IASTM Could Be Right for You

At Mobile Om, our massage therapists are committed to delivering the latest in therapeutic massage techniques. IASTM is one of the newest healing modalities we’ve been educated on and have incorporated into our practice. Learn more about this technique and how it might be right for you.

What is IASTM?

IASTM stands for Instrument Assisted Soft Tissue Mobilization and it’s a technique used by massage therapists, chiropractors, physical therapists, and other therapeutic medicine practitioners. IASTM is not a new science in working with muscles – in fact, it’s been used in Eastern Medicine for quite some time in the form of a practice called Gua Sha.

What is Gua Sha?

Gua Sha is a natural healing technique that promotes circulation and healing by scraping the skin likely with a massage tool. In the early days of this technique, tools for gua sha ranged from antlers and soup spoons to animal horns.

Today, it’s become a much more developed and widely used practice with specialized IASTM instruments made from metal, crystal, or stone. For example, gua sha for beauty purposes often involves facial massage using a jade roller while IASTM for muscle trauma may use a smooth, curved metal tool. Either way, it can have great benefits!


How Does IASTM Work?

To perform IASTM work, your therapist will use one or more special tools specifically designed to mobilize soft tissue or joints that may be causing you discomfort.

Applying appropriate pressure and movement, IASTM tools will help in the breaking down of fibrous tissue or scar tissue that might be making you feel uncomfortable or could be impeding your recovery process after an injury.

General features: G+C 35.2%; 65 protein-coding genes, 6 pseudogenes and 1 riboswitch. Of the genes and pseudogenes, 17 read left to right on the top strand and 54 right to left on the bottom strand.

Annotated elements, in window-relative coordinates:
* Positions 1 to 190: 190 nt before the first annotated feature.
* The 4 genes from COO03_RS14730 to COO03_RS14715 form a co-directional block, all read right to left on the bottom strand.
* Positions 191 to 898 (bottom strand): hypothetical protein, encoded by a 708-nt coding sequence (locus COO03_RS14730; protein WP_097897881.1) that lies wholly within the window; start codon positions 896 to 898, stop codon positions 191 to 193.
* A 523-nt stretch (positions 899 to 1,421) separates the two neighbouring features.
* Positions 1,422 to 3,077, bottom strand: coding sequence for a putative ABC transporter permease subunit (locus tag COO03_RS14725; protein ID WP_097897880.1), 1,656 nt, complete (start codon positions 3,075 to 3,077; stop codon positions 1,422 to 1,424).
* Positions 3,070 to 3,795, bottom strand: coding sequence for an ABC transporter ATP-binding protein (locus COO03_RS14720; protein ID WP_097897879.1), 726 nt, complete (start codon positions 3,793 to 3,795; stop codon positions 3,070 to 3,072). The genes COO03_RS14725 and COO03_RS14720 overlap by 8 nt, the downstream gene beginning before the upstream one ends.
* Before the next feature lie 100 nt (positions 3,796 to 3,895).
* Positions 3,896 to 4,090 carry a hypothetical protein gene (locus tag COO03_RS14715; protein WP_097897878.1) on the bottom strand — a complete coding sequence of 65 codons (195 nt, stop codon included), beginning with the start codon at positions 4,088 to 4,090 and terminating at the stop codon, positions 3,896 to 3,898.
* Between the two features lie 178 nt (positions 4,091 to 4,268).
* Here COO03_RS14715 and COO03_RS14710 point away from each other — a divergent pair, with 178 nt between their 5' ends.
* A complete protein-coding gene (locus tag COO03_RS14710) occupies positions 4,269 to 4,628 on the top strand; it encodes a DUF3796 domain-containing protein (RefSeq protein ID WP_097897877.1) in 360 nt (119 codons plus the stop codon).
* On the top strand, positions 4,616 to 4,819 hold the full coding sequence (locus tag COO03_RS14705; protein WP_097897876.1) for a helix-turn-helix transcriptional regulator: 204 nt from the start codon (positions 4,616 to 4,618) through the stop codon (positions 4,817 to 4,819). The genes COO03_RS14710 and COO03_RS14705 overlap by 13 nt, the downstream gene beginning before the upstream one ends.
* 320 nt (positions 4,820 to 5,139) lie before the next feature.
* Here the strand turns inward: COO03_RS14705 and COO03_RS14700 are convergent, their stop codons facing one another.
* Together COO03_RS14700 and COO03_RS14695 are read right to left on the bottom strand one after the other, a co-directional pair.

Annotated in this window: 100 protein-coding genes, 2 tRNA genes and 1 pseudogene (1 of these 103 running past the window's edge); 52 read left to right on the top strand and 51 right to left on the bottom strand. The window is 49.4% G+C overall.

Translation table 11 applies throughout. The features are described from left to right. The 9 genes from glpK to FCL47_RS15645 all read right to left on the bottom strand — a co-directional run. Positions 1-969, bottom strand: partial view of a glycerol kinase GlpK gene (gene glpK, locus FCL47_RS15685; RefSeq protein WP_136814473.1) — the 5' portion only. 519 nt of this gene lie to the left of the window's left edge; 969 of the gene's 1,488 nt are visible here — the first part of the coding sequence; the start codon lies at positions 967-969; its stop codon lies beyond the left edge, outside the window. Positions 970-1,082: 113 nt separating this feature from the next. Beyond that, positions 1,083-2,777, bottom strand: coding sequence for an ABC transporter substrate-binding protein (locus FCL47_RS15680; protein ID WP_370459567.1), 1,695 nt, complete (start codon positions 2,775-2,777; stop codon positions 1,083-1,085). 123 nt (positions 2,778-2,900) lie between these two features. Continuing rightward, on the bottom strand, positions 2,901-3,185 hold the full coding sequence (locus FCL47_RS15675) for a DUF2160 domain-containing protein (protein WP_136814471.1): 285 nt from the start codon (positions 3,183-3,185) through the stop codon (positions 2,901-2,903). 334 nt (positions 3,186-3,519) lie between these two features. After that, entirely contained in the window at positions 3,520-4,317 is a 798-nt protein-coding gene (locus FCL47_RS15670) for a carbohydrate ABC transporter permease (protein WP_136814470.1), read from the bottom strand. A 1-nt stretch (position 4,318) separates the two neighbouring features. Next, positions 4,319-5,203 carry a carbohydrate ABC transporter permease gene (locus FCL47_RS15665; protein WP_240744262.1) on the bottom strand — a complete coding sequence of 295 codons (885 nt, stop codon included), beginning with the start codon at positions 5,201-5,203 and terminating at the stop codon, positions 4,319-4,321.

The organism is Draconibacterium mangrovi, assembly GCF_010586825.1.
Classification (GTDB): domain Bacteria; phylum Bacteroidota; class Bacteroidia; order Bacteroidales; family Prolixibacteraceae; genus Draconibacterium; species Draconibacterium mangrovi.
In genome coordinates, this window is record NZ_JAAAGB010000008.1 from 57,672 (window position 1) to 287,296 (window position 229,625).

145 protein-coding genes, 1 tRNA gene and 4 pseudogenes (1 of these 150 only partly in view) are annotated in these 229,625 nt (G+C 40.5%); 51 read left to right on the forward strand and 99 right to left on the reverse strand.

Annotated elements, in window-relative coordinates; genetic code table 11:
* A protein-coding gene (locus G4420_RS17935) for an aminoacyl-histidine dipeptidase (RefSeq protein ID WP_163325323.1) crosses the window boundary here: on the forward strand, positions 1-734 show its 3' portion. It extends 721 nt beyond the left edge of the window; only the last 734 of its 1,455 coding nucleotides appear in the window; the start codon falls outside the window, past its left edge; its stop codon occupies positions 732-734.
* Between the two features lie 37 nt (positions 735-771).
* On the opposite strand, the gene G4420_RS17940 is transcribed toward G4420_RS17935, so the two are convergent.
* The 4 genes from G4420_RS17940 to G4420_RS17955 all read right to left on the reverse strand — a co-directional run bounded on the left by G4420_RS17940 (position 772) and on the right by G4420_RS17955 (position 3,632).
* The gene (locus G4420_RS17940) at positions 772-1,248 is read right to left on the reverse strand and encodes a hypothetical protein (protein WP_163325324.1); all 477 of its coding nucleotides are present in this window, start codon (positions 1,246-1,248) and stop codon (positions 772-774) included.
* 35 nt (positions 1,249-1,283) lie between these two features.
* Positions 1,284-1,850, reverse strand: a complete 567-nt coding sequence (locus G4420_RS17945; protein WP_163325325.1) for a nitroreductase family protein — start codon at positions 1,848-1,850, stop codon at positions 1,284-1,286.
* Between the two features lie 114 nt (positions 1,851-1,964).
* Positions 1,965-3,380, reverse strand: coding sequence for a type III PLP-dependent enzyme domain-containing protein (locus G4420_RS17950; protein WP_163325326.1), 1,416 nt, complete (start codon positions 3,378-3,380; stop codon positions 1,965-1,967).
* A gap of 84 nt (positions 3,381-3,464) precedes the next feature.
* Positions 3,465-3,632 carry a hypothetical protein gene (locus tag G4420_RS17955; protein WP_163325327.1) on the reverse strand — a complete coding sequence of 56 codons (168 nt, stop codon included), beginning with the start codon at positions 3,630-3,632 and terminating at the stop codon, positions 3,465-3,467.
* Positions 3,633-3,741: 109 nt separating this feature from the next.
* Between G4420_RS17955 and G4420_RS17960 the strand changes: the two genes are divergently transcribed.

The tools and IASTM technique also promote greater circulation, which can be helpful in supporting your body’s natural ability to heal, improve skin tone, or encourage lymphatic drainage.

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Where is IASTM used?

Massage therapists often use IASTM to help those with limited range of motion, pain during motion, muscle trauma or strains, tension headaches, and back, heel, or knee pain. 

Many people may also incorporate gua sha into their daily wellness routine for better skin or relaxation by using a roller or gua sha tool for facial massage. Depending on your unique circumstances, your therapist will work with you to understand your muscle concerns and how IASTM might be appropriate to work into your appointment.

Are there any side effects?

Anyone new to IASTM is likely thinking, “Is this going to hurt me?” IASTM, as a therapeutic practice, is not designed to be painful. You may feel some discomfort while it is being used, but it’s important to communicate with your therapist to let him or her know so that technique can be adjusted.

As for what IASTM can feel like, typically, your massage therapist will use smooth motions to glide the instrument over your skin. Sometimes, you might feel a sort of “crunchy” feeling in your muscles, but this is completely normal! As with other forms of massage, you may also feel pressure so make sure to give your therapist feedback on how you’re feeling throughout your appointment.

After receiving IASTM, some clients may experience redness on the area where work was performed and you may also experience some slight soreness for a few days after treatment. Depending on your sensitivity, bruising may also occur.

As always, be sure to talk to your therapist about your unique needs as a client. If you’re taking any blood thinners or have any health concerns that could affect your appointment experience, make sure to disclose that information prior to trying IASTM.